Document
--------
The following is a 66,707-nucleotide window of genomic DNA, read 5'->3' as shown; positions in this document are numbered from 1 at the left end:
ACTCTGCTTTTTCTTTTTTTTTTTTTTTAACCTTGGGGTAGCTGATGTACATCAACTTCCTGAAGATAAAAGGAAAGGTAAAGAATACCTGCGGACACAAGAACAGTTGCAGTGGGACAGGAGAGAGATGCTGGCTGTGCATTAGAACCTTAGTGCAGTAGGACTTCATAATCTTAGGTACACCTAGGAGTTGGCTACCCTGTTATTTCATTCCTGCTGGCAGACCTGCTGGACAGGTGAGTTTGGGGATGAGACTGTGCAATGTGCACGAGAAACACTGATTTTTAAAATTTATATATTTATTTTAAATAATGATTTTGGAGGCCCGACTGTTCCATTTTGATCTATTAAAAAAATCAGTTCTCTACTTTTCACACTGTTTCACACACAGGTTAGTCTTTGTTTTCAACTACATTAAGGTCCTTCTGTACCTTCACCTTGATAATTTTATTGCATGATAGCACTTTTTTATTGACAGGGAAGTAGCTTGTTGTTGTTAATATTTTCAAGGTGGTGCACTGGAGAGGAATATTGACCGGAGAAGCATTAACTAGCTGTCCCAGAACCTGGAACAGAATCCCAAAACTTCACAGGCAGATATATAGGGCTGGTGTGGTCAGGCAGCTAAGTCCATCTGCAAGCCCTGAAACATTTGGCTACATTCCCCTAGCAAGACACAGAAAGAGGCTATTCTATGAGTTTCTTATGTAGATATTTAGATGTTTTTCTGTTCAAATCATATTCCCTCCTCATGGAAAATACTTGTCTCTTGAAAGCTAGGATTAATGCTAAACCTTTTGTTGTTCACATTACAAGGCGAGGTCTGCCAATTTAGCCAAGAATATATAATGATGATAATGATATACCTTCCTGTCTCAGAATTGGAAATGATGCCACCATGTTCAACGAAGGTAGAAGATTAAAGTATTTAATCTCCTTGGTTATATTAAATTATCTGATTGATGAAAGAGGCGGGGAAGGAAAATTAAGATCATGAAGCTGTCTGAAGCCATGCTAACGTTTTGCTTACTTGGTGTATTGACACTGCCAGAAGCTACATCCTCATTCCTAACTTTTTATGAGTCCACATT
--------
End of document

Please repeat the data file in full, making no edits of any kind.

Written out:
The following is a 66,707-nucleotide window of genomic DNA, read 5'->3' as shown; positions in this document are numbered from 1 at the left end:
ACTCTGCTTTTTCTTTTTTTTTTTTTTTAACCTTGGGGTAGCTGATGTACATCAACTTCCTGAAGATAAAAGGAAAGGTAAAGAATACCTGCGGACACAAGAACAGTTGCAGTGGGACAGGAGAGAGATGCTGGCTGTGCATTAGAACCTTAGTGCAGTAGGACTTCATAATCTTAGGTACACCTAGGAGTTGGCTACCCTGTTATTTCATTCCTGCTGGCAGACCTGCTGGACAGGTGAGTTTGGGGATGAGACTGTGCAATGTGCACGAGAAACACTGATTTTTAAAATTTATATATTTATTTTAAATAATGATTTTGGAGGCCCGACTGTTCCATTTTGATCTATTAAAAAAATCAGTTCTCTACTTTTCACACTGTTTCACACACAGGTTAGTCTTTGTTTTCAACTACATTAAGGTCCTTCTGTACCTTCACCTTGATAATTTTATTGCATGATAGCACTTTTTTATTGACAGGGAAGTAGCTTGTTGTTGTTAATATTTTCAAGGTGGTGCACTGGAGAGGAATATTGACCGGAGAAGCATTAACTAGCTGTCCCAGAACCTGGAACAGAATCCCAAAACTTCACAGGCAGATATATAGGGCTGGTGTGGTCAGGCAGCTAAGTCCATCTGCAAGCCCTGAAACATTTGGCTACATTCCCCTAGCAAGACACAGAAAGAGGCTATTCTATGAGTTTCTTATGTAGATATTTAGATGTTTTTCTGTTCAAATCATATTCCCTCCTCATGGAAAATACTTGTCTCTTGAAAGCTAGGATTAATGCTAAACCTTTTGTTGTTCACATTACAAGGCGAGGTCTGCCAATTTAGCCAAGAATATATAATGATGATAATGATATACCTTCCTGTCTCAGAATTGGAAATGATGCCACCATGTTCAACGAAGGTAGAAGATTAAAGTATTTAATCTCCTTGGTTATATTAAATTATCTGATTGATGAAAGAGGCGGGGAAGGAAAATTAAGATCATGAAGCTGTCTGAAGCCATGCTAACGTTTTGCTTACTTGGTGTATTGACACTGCCAGAAGCTACATCCTCATTCCTAACTTTTTATGAGTCCACATT